A bit of everything
By Mark Jenkins
Friday, Feb. 24, 2012
For Washingtonians who haven't regularly prowled local galleries over the past year, here's a chance to catch up. The Washington Project for the Arts' annual auction, dubbed "Select," happens March 3, and until then the available work is on display on the lower level of the former Borders store at 18th and L streets NW. The array is not designed as a comprehensive overview of the current Washington art scene, but it's a pretty good one nonetheless.
Chosen by eight curators, plus the WPA board, "Select" includes works by about 100 artists. Many of them are local or have a local connection (although there are ringers from as far away as Moscow). The participants include such well-established figures as William Christenberry (a screen print of battered cans, as well as an unexpected abstract drawing), Dan Steinhilber (an abstract "painting" made of mulched plastic bags) and Leo Villareal (a shifting, LED-generated red "sky" inside a plexiglass box).
The art is grouped by the curators who picked it, which makes for some interesting affinities. The work selected by Seth Adelsberger, for example, tends to be brightly colored, mixed media and on paper. Overall, though, the assortment is as diverse as the local art scene, in form and theme. There's plenty of abstraction but just as much representation, and the latter ranges from Muriel Hasbun's eerie photo of a boy with stuffed cats to Lisa Ryan's portrait of a young, gun-toting Michael Caine.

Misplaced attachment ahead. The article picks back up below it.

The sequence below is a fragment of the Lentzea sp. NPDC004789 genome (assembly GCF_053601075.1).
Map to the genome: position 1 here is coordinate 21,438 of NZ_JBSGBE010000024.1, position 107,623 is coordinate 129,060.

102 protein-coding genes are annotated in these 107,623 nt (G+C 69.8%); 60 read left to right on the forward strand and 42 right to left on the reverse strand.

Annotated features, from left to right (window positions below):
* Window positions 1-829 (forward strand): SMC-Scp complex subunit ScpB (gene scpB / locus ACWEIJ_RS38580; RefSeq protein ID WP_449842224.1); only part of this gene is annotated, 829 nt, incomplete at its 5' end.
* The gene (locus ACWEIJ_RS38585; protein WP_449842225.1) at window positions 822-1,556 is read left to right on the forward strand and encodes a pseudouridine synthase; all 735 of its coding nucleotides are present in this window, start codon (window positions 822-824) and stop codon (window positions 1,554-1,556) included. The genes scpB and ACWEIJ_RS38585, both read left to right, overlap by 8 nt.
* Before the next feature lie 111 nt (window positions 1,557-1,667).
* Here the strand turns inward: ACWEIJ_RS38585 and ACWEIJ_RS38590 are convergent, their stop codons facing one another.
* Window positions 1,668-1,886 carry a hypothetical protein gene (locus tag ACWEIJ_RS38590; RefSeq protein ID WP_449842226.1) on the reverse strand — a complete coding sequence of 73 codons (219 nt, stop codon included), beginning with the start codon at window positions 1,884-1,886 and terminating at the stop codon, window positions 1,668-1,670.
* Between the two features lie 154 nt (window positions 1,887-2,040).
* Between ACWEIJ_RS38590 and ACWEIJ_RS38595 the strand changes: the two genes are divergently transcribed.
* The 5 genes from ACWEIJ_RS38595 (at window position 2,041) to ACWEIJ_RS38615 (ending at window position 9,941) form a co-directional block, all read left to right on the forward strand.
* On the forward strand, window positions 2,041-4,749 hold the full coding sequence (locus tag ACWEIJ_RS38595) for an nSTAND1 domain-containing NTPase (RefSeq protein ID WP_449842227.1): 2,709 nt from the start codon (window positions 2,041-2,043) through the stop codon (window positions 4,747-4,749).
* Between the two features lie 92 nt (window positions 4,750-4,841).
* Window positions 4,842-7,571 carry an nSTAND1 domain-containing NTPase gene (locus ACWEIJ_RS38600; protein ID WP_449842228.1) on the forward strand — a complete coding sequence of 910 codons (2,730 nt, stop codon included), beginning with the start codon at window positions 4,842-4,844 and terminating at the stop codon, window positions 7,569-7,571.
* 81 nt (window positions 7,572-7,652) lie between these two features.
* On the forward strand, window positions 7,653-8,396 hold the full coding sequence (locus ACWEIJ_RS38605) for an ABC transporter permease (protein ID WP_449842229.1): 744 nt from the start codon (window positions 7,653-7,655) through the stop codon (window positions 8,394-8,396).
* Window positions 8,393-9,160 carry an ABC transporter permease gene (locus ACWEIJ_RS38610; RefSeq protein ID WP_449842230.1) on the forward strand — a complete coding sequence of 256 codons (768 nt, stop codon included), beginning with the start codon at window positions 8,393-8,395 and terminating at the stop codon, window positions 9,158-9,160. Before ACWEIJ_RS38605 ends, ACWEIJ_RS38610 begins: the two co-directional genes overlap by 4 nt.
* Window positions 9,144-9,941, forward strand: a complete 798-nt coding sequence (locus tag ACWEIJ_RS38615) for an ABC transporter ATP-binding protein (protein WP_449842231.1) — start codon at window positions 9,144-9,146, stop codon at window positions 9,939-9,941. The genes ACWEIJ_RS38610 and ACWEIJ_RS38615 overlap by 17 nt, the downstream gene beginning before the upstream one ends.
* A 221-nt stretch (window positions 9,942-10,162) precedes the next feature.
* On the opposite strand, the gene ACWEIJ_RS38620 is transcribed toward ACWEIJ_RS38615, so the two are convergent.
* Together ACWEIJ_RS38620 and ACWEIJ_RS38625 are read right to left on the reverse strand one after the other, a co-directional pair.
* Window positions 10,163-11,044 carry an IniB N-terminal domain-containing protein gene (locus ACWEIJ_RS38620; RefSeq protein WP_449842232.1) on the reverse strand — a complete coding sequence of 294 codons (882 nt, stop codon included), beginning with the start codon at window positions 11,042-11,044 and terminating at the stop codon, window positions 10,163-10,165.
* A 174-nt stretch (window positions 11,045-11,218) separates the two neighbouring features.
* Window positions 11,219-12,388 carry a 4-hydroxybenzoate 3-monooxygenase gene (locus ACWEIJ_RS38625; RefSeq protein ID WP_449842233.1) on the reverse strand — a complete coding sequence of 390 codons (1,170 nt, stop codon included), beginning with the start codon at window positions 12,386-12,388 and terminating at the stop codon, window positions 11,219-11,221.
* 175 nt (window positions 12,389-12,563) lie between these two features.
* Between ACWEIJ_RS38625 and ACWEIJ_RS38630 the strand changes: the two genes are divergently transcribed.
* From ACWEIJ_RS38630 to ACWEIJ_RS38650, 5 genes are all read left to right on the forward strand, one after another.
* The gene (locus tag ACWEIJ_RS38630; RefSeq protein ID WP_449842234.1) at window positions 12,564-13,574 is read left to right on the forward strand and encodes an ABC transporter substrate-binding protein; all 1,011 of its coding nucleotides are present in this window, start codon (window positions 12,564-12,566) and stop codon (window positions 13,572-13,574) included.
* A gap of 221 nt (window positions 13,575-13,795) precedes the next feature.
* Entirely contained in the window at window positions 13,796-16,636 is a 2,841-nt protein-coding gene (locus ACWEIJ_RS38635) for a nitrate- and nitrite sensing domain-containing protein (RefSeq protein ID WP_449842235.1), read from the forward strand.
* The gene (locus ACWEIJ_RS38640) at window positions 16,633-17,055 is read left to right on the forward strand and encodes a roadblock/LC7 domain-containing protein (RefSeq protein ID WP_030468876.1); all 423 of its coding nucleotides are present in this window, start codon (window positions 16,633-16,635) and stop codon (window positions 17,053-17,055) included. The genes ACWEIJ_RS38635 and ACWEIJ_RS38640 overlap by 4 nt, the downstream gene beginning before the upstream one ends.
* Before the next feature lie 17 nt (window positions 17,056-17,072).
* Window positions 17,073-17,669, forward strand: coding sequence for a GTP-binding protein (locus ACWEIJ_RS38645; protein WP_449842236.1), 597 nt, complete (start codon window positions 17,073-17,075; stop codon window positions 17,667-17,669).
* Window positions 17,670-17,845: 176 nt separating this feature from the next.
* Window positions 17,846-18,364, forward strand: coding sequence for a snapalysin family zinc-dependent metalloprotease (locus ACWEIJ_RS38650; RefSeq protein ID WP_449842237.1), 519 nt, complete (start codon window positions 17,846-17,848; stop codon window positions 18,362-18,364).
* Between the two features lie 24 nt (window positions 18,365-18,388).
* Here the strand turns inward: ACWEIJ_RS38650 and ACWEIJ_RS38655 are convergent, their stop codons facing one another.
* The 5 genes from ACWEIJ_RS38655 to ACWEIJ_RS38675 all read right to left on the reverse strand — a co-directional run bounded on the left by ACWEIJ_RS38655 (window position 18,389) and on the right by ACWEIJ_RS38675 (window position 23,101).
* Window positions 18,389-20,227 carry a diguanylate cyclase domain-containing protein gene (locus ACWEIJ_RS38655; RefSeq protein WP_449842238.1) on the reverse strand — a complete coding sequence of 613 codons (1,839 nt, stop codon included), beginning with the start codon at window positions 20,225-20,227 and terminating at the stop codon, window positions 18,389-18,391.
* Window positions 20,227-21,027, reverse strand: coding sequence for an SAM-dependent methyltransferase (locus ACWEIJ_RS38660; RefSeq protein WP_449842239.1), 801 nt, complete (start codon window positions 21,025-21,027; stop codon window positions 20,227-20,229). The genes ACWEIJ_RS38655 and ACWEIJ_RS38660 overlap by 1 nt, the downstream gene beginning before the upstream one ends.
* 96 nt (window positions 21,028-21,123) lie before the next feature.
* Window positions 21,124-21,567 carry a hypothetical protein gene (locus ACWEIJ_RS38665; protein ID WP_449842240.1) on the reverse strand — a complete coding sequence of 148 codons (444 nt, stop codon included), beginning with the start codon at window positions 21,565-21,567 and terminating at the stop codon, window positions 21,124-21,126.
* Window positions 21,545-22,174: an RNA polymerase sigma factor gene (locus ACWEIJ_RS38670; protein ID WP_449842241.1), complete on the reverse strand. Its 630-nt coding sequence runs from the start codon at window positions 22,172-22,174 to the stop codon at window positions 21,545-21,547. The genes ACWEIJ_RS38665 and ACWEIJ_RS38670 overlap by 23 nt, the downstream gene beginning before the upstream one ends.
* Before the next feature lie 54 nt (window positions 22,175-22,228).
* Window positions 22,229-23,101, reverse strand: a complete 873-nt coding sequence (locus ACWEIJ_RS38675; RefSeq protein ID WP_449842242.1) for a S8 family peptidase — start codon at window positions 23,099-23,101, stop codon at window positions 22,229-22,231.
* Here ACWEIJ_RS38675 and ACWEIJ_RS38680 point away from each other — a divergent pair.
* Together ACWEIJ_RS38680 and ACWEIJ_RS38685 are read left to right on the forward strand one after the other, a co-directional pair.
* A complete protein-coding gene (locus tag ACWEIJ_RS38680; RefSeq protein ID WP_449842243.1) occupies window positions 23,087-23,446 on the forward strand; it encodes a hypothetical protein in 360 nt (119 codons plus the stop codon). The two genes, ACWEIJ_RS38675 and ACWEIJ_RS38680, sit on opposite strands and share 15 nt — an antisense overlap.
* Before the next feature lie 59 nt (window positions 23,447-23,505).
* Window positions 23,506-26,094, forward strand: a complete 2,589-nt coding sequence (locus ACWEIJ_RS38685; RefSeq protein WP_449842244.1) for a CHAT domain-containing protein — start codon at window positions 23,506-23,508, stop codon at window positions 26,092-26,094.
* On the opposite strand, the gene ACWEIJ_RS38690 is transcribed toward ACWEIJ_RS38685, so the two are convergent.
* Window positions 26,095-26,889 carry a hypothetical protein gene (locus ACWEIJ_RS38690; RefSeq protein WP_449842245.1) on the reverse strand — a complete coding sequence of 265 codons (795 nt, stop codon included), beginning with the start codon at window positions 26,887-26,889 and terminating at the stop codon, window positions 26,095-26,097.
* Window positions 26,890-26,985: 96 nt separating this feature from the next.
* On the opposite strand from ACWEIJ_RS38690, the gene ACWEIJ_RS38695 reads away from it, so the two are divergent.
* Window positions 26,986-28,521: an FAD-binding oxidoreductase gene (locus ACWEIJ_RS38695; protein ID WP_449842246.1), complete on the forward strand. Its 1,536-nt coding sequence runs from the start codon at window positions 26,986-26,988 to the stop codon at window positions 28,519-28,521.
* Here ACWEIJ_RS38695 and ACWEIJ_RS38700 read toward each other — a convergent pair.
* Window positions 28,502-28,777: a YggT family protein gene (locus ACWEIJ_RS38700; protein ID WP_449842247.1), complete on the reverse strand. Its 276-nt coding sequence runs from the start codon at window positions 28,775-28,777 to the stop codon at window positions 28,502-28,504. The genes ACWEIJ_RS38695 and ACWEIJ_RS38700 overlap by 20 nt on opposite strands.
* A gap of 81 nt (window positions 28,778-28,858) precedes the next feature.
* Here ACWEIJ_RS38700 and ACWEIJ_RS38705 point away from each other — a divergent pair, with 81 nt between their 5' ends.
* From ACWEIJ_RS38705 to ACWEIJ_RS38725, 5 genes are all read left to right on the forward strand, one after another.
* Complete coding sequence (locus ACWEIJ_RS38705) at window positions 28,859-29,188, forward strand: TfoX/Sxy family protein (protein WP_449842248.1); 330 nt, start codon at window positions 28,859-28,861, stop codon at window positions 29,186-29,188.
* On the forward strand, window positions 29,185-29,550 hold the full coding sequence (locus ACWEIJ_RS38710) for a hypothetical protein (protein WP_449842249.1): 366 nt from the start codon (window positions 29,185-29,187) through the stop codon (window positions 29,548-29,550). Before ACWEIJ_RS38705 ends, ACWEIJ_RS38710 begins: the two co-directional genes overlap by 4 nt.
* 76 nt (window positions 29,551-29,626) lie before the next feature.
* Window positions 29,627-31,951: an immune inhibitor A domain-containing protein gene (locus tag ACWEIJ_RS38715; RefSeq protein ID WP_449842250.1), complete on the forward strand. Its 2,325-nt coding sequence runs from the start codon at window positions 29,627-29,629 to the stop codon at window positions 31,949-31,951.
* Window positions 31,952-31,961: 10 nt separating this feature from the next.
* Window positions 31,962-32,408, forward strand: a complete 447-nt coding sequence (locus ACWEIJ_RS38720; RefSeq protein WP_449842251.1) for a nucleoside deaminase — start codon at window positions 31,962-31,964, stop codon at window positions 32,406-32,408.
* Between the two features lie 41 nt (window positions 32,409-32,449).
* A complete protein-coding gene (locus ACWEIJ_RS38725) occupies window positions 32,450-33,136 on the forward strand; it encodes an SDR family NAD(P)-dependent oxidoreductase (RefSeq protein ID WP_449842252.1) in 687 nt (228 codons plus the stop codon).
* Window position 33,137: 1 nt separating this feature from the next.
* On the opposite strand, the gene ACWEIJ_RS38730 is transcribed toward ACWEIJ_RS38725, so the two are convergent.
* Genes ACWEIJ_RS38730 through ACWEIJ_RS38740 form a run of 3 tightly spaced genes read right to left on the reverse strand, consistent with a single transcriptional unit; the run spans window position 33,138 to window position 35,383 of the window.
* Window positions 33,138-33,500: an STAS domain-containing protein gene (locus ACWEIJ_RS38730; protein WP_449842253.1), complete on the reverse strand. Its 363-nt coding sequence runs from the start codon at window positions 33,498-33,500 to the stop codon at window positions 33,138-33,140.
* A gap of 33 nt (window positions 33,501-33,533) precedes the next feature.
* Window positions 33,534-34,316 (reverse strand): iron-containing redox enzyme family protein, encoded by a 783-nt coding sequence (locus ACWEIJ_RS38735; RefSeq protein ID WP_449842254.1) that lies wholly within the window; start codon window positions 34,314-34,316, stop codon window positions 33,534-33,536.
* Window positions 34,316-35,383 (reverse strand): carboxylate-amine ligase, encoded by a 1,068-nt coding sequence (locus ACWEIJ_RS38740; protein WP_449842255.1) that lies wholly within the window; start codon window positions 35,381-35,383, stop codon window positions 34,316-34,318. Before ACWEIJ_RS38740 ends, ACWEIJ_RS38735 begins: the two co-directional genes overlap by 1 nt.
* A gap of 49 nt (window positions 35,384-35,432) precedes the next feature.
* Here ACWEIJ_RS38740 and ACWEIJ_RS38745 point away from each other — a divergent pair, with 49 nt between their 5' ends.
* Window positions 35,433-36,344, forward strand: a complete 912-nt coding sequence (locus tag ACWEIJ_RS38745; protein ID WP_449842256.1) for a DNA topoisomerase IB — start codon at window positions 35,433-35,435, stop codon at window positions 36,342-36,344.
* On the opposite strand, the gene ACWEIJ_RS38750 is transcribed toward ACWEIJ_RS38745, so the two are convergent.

There are, of course, views of our town, both federal (Lilly Valle's "Trifecta" of monumental structures) and funky (Billy Colbert and Ken Ashton's "The Reinvestigation of a Neighborhood," a collaged tour of pre-gentrified Shaw). Komar and Melamid riff on historical imagery with "The Great Seal," featuring our first president, while Paul Miller, a.k.a. DJ Spooky, tweaks militaristic patriotism with "Manifesto for the People's Republic of Antarctica, Poster One," featuring belligerent penguins.
But Miller (a New Yorker who grew up in the District) is no more typical of "Select" than Amber Robles-Gordon, who contributes two of her hanging-fabric abstractions. There may not be something here for everyone, but that's not because the selected artists are all grimly conforming to one or two dogmatic -isms.